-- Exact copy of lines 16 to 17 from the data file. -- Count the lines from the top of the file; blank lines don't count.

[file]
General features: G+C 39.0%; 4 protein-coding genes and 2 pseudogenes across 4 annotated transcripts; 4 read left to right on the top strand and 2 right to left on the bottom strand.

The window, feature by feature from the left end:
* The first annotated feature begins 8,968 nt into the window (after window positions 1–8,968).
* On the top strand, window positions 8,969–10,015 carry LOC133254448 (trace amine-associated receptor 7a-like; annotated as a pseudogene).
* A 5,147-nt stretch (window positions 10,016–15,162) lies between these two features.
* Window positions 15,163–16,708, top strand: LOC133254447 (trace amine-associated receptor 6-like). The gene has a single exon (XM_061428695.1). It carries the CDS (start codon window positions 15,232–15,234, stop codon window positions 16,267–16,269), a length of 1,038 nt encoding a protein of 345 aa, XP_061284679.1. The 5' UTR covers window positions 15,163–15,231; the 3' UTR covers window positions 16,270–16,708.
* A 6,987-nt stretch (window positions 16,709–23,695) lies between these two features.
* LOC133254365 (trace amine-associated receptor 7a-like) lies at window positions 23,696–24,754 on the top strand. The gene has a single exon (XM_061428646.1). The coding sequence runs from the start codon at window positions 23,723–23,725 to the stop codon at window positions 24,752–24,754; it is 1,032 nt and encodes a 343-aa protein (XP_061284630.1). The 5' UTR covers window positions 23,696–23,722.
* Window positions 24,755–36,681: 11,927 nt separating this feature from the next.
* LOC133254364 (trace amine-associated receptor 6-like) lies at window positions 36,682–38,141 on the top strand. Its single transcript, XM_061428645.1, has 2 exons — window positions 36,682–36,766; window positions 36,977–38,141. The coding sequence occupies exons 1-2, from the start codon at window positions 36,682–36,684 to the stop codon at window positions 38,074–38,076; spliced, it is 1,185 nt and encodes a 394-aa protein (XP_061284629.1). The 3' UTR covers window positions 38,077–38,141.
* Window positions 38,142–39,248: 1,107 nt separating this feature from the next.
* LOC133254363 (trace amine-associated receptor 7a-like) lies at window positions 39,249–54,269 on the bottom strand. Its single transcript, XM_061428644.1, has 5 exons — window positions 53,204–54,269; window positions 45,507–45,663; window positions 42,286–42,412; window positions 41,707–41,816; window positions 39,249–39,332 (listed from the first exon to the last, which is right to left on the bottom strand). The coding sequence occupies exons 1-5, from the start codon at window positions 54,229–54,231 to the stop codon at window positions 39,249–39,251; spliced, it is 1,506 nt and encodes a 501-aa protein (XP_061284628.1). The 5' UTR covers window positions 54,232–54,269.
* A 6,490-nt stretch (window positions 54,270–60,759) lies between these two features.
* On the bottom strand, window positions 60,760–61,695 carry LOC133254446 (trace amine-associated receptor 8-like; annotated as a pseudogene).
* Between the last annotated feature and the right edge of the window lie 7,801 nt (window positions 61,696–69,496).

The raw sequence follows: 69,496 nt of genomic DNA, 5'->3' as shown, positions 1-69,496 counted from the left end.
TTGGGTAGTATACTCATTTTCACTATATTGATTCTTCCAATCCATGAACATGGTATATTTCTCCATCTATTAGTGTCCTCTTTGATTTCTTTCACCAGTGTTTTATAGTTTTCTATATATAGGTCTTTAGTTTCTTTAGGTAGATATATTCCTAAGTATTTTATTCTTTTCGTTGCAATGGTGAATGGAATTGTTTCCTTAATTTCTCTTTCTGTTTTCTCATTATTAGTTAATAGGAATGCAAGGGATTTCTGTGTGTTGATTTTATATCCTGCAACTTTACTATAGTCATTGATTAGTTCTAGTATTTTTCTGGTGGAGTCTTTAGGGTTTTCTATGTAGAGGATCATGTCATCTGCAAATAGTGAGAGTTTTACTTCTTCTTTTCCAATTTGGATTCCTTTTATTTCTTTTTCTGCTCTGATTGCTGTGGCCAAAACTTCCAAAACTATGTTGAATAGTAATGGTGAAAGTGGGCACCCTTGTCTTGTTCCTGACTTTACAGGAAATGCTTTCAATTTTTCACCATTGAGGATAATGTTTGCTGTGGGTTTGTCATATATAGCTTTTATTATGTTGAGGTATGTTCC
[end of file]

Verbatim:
The raw sequence follows: 69,496 nt of genomic DNA, 5'->3' as shown, positions 1-69,496 counted from the left end.
TTGGGTAGTATACTCATTTTCACTATATTGATTCTTCCAATCCATGAACATGGTATATTTCTCCATCTATTAGTGTCCTCTTTGATTTCTTTCACCAGTGTTTTATAGTTTTCTATATATAGGTCTTTAGTTTCTTTAGGTAGATATATTCCTAAGTATTTTATTCTTTTCGTTGCAATGGTGAATGGAATTGTTTCCTTAATTTCTCTTTCTGTTTTCTCATTATTAGTTAATAGGAATGCAAGGGATTTCTGTGTGTTGATTTTATATCCTGCAACTTTACTATAGTCATTGATTAGTTCTAGTATTTTTCTGGTGGAGTCTTTAGGGTTTTCTATGTAGAGGATCATGTCATCTGCAAATAGTGAGAGTTTTACTTCTTCTTTTCCAATTTGGATTCCTTTTATTTCTTTTTCTGCTCTGATTGCTGTGGCCAAAACTTCCAAAACTATGTTGAATAGTAATGGTGAAAGTGGGCACCCTTGTCTTGTTCCTGACTTTACAGGAAATGCTTTCAATTTTTCACCATTGAGGATAATGTTTGCTGTGGGTTTGTCATATATAGCTTTTATTATGTTGAGGTATGTTCC